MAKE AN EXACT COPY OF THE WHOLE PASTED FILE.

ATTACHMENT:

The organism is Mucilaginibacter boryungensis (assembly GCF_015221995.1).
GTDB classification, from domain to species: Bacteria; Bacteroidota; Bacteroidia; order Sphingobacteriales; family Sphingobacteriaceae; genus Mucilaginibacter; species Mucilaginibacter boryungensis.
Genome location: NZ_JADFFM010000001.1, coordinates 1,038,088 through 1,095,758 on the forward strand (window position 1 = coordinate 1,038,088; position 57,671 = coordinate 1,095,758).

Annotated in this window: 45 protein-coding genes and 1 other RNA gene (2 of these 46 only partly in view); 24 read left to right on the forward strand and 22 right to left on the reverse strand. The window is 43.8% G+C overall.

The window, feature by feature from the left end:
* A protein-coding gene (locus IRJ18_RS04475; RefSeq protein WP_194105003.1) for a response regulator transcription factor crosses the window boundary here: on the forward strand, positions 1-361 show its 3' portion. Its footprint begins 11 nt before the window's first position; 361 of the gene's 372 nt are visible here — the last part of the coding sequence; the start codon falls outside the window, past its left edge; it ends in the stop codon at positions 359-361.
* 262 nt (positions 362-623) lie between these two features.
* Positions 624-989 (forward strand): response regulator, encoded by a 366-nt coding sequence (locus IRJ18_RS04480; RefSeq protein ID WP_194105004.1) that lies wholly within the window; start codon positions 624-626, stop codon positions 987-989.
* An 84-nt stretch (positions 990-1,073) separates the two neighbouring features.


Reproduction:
The organism is Mucilaginibacter boryungensis (assembly GCF_015221995.1).
GTDB classification, from domain to species: Bacteria; Bacteroidota; Bacteroidia; order Sphingobacteriales; family Sphingobacteriaceae; genus Mucilaginibacter; species Mucilaginibacter boryungensis.
Genome location: NZ_JADFFM010000001.1, coordinates 1,038,088 through 1,095,758 on the forward strand (window position 1 = coordinate 1,038,088; position 57,671 = coordinate 1,095,758).

Annotated in this window: 45 protein-coding genes and 1 other RNA gene (2 of these 46 only partly in view); 24 read left to right on the forward strand and 22 right to left on the reverse strand. The window is 43.8% G+C overall.

The window, feature by feature from the left end:
* A protein-coding gene (locus IRJ18_RS04475; RefSeq protein WP_194105003.1) for a response regulator transcription factor crosses the window boundary here: on the forward strand, positions 1-361 show its 3' portion. Its footprint begins 11 nt before the window's first position; 361 of the gene's 372 nt are visible here — the last part of the coding sequence; the start codon falls outside the window, past its left edge; it ends in the stop codon at positions 359-361.
* 262 nt (positions 362-623) lie between these two features.
* Positions 624-989 (forward strand): response regulator, encoded by a 366-nt coding sequence (locus IRJ18_RS04480; RefSeq protein ID WP_194105004.1) that lies wholly within the window; start codon positions 624-626, stop codon positions 987-989.
* An 84-nt stretch (positions 990-1,073) separates the two neighbouring features.